We were very happy to attend a special event last night; and it was, according to our opinion, but we hope not only ours, one of the best – if not the best event of the year in Bucharest. We are talking about the concert performed by The Cranberries (opening: The Mono Jacks) on Oct-11, at Romexpo in Bucharest, promoted by Events. We would like to take a moment to thank the artists, their crew, the promoters, and last but not least the lively audience who gathered in the cozy ambiance of Romexpo in order to witness the band’s second Romanian concert.
The Mono Jacks @Romtexpo, Oct-11: Viva Music Review and Photos | The Cranberries @Romexpo, Oct-11: Viva Music Review and Photos: Setlist | Introduction | Review
Click here for the gallery The Mono Jacks @Romexpo, Oct-11
Previously on darkwave.ro: The Mono Jacks (opening for Suede) @Arenele Romane: Viva Music Review and Photos
The Mono Jacks already have a renown for very elegant and professional shows, and their opening for The Cranberries is no exception. They have a flair for how to fuse and dissipate at the same time energies, and their gracious and uplifting set was greeted very positively by the audience. Most likely, their songs were already known, and there were definitely at least some dozens of people who were there to support and sing along with their favorite act. Avoiding monotony with a set that included among others “What Do You Know“, “Woman“, “We’re All Getting Older” or “Maria“, they managed to put up with the quite difficult task of opening for a world famous act such as The Cranberries. The 30+ minutes of their set were meant to put in the mood people for a party of alternative rock, and they checked off the task nicely. It is a pleasure to see The Mono Jacks perform, and we are happy every time we have the opportunity to attend their concerts.back to top
The Cranberries @Romexpo, Oct-11: Viva Music Review and Photos
Click here for the gallery The Cranberries @Romexpo, Oct-11
“Just My Imagination” * “When You’re Gone” * “Losing My Mind” * “Linger” * “Free to Decide” * “Ordinary Day” * “21” * “Tomorrow” * “Still Can’t” * “Sunday” * “Can’t Be with You” * “Conduct” * “Fire and Soul” (canceled) * “Shattered” (instrumental) * “Not Sorry” * “Show Me the Way” * “Ridiculous Thoughts” * “Salvation” * “Zombie” * “Schizophrenic Playboys” * “The Journey” * “Dreams” back to top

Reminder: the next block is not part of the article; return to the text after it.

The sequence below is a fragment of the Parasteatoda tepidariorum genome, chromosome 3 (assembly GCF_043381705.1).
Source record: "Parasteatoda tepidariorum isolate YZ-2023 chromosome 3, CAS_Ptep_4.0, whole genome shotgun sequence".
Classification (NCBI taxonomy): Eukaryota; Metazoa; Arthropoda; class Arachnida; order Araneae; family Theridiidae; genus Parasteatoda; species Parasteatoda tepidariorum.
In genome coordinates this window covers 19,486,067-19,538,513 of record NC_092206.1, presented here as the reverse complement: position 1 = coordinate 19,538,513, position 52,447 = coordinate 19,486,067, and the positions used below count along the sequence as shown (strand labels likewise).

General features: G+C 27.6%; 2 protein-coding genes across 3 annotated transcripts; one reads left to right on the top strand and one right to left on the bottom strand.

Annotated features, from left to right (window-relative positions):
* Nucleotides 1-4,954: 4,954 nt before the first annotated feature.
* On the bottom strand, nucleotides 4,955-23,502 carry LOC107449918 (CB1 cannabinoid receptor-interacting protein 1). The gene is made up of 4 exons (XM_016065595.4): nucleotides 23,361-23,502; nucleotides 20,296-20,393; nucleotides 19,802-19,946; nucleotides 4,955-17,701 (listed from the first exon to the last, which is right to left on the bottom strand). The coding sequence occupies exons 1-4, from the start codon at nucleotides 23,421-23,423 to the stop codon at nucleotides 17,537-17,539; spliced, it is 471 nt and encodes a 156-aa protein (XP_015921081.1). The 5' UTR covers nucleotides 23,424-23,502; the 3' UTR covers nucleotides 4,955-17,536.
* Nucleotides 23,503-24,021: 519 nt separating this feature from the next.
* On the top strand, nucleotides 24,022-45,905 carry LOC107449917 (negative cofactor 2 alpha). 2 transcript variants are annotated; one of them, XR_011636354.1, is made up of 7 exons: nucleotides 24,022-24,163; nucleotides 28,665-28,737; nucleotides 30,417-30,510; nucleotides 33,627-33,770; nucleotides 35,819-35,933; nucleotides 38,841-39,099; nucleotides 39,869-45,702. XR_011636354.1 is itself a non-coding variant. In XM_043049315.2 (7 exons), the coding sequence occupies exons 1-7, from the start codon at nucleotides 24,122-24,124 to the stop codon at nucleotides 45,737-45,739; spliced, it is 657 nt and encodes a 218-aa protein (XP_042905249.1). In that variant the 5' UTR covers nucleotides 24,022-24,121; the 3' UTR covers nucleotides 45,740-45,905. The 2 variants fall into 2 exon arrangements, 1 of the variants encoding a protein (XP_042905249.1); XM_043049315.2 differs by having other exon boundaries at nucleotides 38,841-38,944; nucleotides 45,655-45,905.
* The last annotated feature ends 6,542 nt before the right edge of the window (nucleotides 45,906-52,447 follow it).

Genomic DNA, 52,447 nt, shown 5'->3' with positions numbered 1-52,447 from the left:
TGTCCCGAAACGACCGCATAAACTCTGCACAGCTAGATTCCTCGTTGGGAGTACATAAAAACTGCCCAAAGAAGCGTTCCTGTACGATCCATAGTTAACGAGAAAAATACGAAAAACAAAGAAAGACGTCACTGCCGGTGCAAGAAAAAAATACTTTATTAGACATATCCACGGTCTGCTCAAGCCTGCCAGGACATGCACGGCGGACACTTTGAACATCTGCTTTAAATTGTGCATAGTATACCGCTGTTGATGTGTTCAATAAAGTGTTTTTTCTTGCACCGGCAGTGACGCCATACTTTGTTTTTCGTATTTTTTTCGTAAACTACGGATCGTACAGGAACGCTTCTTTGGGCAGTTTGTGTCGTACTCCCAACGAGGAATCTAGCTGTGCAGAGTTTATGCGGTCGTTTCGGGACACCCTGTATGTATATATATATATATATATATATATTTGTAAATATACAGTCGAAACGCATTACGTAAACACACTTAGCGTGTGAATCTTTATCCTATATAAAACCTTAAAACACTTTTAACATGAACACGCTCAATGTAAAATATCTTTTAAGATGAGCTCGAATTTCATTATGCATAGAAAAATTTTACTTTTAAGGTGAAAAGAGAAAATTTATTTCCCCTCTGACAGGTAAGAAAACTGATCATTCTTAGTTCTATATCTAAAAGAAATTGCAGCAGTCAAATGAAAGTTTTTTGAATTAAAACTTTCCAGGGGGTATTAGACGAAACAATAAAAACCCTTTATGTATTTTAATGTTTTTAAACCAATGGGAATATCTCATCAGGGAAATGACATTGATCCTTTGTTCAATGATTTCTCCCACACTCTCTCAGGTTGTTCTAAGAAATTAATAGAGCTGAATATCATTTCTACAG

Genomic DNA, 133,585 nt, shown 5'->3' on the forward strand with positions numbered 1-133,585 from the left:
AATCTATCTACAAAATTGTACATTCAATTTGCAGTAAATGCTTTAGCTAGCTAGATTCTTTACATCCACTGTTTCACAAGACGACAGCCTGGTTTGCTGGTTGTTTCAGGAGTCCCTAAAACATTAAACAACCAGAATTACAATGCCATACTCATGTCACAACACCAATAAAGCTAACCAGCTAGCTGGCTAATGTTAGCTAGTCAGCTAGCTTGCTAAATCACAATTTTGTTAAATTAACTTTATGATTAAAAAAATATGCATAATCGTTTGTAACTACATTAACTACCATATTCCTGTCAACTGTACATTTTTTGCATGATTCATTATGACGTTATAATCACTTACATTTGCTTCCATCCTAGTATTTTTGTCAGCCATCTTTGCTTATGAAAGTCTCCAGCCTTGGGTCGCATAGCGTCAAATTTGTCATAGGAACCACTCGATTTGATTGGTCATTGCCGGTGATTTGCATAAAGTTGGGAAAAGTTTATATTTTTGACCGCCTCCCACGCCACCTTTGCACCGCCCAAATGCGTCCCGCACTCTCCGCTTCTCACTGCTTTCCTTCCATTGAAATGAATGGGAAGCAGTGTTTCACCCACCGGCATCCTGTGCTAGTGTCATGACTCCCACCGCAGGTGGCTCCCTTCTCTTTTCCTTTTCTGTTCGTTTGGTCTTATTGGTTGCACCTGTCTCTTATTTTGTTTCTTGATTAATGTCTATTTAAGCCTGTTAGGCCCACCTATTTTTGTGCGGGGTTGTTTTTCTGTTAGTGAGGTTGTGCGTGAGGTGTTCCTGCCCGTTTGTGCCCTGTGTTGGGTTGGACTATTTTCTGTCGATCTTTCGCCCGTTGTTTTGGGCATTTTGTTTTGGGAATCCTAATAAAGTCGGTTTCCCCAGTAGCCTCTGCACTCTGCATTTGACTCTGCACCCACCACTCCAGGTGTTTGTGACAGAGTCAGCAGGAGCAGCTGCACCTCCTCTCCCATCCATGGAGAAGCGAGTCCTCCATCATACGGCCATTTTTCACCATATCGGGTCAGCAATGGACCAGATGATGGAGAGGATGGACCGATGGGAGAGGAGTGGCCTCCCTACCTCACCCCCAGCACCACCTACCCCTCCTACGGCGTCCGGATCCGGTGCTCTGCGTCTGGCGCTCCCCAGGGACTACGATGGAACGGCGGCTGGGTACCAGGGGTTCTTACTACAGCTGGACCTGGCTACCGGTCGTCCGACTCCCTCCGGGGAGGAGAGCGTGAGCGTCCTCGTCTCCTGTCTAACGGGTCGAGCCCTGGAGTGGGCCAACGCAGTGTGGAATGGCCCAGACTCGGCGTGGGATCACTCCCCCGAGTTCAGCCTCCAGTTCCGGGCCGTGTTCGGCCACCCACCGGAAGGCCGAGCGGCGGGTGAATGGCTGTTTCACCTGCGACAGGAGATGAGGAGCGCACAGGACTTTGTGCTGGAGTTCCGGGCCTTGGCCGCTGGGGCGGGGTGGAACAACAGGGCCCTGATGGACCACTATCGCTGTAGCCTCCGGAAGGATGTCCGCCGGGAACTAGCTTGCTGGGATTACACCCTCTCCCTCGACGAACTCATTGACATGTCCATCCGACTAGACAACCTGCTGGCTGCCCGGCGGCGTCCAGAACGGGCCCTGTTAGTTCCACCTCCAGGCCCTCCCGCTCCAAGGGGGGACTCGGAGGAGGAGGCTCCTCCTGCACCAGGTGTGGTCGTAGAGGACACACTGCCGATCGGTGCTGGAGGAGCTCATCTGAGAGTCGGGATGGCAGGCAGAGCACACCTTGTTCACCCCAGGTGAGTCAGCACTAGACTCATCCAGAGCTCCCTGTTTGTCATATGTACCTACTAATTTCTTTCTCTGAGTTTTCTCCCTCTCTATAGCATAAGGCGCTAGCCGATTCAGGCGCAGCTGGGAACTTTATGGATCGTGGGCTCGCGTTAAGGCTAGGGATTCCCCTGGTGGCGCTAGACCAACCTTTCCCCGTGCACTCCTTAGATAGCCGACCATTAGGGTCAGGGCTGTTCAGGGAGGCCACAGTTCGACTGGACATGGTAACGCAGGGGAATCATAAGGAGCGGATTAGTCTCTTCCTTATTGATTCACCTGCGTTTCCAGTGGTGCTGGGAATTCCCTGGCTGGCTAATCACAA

A performance by The Cranberries is the kind of experience you know – even before it started – that it is going to please you. Natural talent has proved, many times before, to be the essential, guiding force behind their performances – and it’s been like this ever since they shyly set foot on stage in their early years, twenty years before.
The past two decades have been a carousel of emotions for The Cranberries, and even though a few years ago it seemed as if the games were made, and there was no The Cranberries anymore, their recent comeback (plausibly at the same time as other of their contemporary acts among which Skunk Anansie, Suede, or Pulp came back) meant coming in front of new audiences. Their Romanian one – which greeted their first concert with unparalleled emotion – who, after all, was still expecting a concert from The Cranberries? – was not the only audience – basically The Cranberries came in front of a new Europe and new world. Their reputation was still rock solid and no one expected them to flunk in any regard – how could anyone have possibly believed so, since their history of concerts is basically flawless?
The Cranberries are conveyors of feel-good music. Wherever they go, they charm their audiences with songs that have already claimed – and were allowed into – a rock canon of the 1990’s. Practically it would be difficult to disentangle them from the musical tumult of the 1990’s – and their story, which is one of young local talents who meet up and decide that what they want to achieve in life is larger than their city and more than their average peer, is still told in the present tense. Even when addressing worldwide known hits, and The Cranberries are never short of that – we still talk about the common consensus and feeling gathered by “Zombie” or “Salvation“, about how sharp and crisp is the communion of people who listen to “Dreams“. And even if their hits ‘linger’ on, without the possibility of being forgotten (even the generations that grew up during their disbandment are as aware of the importance of their tracks), there are numerous other signs of their success.